Marginal efficiency of investment, in economics, expected rates of return on investment as additional units of investment are made under specified conditions and over a stated period of time. A comparison of these rates with the going rate of interest may be used to indicate the profitability of investment. The rate of return is computed as the rate at which the expected stream of future earnings from an investment project must be discounted to make their present value equal to the cost of the project.

As the quantity of investment increases, the rates of return from it may be expected to decrease because the most profitable projects are undertaken first. Additions to investment will consist of projects with progressively lower rates of return. Logically, investment would be undertaken as long as the marginal efficiency of each additional investment exceeded the interest rate. If the interest rate were higher, investment would be unprofitable because the cost of borrowing the necessary funds would exceed the returns on the investment. Even if it were unnecessary to borrow funds for the investment, more profit could be made by lending out the available funds at the going rate of interest.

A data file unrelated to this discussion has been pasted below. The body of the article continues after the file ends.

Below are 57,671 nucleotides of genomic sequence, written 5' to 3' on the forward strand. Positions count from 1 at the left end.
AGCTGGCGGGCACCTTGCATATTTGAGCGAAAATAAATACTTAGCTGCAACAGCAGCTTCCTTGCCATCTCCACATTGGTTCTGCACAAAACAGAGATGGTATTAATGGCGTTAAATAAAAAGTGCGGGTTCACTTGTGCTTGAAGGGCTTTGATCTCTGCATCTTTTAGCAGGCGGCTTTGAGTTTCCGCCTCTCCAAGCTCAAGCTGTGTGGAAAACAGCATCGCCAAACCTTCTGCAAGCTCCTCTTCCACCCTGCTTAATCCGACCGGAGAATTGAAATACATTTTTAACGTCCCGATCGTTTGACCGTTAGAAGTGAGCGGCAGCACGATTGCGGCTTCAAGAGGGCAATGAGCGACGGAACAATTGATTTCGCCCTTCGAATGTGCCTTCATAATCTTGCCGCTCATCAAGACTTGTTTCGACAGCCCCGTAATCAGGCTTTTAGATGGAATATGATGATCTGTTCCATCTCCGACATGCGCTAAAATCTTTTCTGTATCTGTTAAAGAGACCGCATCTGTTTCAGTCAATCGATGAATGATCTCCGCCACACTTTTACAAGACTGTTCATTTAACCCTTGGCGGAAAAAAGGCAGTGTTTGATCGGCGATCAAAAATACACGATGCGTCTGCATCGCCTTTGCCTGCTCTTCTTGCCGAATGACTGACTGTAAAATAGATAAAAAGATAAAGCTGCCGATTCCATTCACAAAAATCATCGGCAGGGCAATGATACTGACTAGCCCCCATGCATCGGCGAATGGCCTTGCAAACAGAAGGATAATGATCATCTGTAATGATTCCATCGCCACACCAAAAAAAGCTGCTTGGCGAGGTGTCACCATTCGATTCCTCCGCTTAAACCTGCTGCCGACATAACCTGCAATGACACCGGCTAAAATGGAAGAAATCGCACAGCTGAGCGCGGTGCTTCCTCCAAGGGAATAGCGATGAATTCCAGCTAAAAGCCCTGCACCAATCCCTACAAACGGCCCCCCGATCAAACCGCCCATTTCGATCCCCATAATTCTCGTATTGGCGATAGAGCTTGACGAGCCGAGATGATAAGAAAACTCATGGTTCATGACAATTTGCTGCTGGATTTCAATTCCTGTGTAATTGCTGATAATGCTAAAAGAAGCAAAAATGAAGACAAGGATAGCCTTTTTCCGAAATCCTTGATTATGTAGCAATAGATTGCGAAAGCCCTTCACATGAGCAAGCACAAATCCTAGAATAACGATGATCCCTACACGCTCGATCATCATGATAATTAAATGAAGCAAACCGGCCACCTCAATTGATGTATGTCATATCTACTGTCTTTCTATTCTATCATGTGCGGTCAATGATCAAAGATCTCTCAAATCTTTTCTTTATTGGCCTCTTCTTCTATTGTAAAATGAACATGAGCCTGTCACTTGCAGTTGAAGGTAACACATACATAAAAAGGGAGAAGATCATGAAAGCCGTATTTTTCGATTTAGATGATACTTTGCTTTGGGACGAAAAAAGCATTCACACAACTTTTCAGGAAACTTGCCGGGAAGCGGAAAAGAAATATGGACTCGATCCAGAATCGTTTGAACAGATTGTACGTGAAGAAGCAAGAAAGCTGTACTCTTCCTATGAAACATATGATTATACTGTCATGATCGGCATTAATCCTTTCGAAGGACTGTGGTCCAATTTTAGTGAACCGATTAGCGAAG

The MEI curve represents the interest elasticity of demand for investment (or capital goods), or in other words, how responsive investment is to a change in interest rates. Interest rates represent the cost of borrowing. Theoretically, the lower the rate of interest, the cheaper it is for firms to finance investment, and the more profitable the investment will be. Hence, the level of investment will rise.


Keynes, however, suggested that investment is in fact relatively unresponsive to changes in interest rates, particularly at the extreme ends of the Trade Cycle. During a recession, businessmen are generally pessimistic about the future outlook and there is also likely to be excessive unused productive capacity, which prevents a fall in interest rates from stimulating I. On the other hand, during a boom, their optimism may cause them to disregard high interest rates. Hence, MEI is more likely to look like the relatively inelastic MEI1 than the relatively elastic MEI2.